Guest Post: A Path to Nepalese InnovationJanuary 3, 2019
Provided by World Affairs Council Upstate
Editor’s Note: An extension of The World Affairs Councils of America, the World Affairs Council Upstate (WACU) is dedicated to educating and engaging Americans on global issues. The group offers a number of programs that explore international business, policy and economic issues.
An unassuming man recently visited the Upstate while on a tireless journey across 45 cities in 50 days, brought here in connection with the World Affairs Council of the Upstate.
Building partnerships to enhance the economy and connectivity of his homeland of Nepal was his mission, a labor of love since he graduated from the University of Nebraska 26 years ago.
Mahabir Pun has no paying job, so to speak, though he’s focused his energy for decades on identifying sustainable, collaborative solutions that use American innovation to improve quality of life across the globe.
During his visit, Pun visited with Clemson University, members of the World Affairs Council Upstate, and Nepalese and Indian engineers to explore opportunities for collaboration.
But how does one build a future with no finances at hand? How do you build entrepreneurship from the hard, rocky ground up? How do you build new life into a country where talent retention does not exist and the bright students must seek jobs far from home?
Nepal is one of the world’s least economically developed countries. More than 90 percent of the goods its residents need are manufactured elsewhere and imported. As a result, young, innovative and creative talents are being lost at an alarming rate.
Altering that reality is Mahabir Pun’s motivating factor: given Nepal’s natural resources, political climate, and economic realities, Pun sees that sustainable entrepreneurial projects and science-based research, technology creation, and innovation are Nepal’s best chance for economic development.
Making Change at Home
When Pun first returned to his country after attending university in the United States, he quickly realized there were no jobs to fit his skills. He asked the community what they needed help with and the response was immediate: “We need a high school.”
So, as Pun relates, “I built a school.”
He eventually built a second one, involving village families into economic development projects to make the schools sustainable. From making cheese to creating decorative paper products to sell to tourists, every undertaking was aimed at raising the standard of living while providing educational opportunity to future students.
The Himanchal High School founded by Pun focuses on computer education and programs thought to be best for future income generation. There was a hurdle, though: computers are expensive.
“What does Nepal have in plenty?” Pun pondered. The answer: Tourists from many different countries. An idea was born to connect the school with used computer parts so that machines could be affordably built.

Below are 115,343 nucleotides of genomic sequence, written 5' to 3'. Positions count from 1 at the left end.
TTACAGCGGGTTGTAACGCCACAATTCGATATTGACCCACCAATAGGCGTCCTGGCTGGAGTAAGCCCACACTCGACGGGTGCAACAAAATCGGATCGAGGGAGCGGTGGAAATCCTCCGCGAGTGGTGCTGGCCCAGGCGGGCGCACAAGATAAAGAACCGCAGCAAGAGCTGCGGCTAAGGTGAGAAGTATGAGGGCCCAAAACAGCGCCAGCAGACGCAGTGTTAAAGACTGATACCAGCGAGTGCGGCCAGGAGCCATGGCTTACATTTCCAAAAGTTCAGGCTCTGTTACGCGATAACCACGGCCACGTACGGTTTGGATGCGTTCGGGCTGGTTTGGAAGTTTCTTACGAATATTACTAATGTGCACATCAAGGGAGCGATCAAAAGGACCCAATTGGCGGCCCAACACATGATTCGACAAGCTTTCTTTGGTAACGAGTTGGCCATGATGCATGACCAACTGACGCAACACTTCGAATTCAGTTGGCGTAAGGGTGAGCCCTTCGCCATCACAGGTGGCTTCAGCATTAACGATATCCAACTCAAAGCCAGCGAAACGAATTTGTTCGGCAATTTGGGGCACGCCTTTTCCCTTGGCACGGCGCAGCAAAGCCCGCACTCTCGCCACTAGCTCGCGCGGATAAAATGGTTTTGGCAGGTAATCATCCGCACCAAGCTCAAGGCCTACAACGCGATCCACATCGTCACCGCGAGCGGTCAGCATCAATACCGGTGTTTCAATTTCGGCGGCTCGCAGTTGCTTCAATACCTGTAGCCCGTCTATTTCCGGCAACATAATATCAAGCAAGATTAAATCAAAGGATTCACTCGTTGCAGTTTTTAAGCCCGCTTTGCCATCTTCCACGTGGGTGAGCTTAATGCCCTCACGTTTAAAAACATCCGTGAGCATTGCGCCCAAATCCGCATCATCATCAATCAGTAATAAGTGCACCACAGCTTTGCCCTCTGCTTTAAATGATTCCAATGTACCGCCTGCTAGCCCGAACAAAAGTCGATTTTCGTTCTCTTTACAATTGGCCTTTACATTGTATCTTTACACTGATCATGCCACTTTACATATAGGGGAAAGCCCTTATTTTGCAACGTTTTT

Pun campaigned in the United States, Japan, Malaysia, Australia, and Singapore for donations. The computers were powered by two small hydro-generators—sustainably powered by the running water of a nearby creek.
From there, villages established the ability to connect and communicate. Over two years, Pun and his supporters worked to develop a system to address the complicated prospect of getting wireless signals across the vast, mountainous land that separates villages from each other.
Through handmade TV dish antennae and improvised relay stations, Pun’s hometown of Nangi now had a way to connect to the nearest city of Pokhara, and to the internet. This work would allow access to distance learning and an influx of new communication opportunities.
With traction on these efforts, Pun is working to bring a National Innovation Center (NIC) to life.
Registered as a non-profit in 2012, the NIC’s vision is to create a culture of research and development in Nepal and to help nurture and promote innovation-based ecosystems by employing both bottom-up and top-down approaches. The vision also includes a program to match talented researchers and scientists who work abroad, mentors in fact, with young Nepalese participants.
The Center currently has 42 researchers and innovators working across different parts of Nepal, with projects from drones delivering medicine, to solar powered cooling suits, to ATV’s that can traverse the exceptionally rough terrain.
Within this realm lies the potential for partnership with South Carolina’s innovators and industries. Think: automotive research into vehicles equipped to tackle that terrain, or telecommunications solutions that would establish WiFi in remote areas.
Pun’s story is an example of how collaborative innovation changes lives, and actions in one part of the world can have a ripple effect across the globe.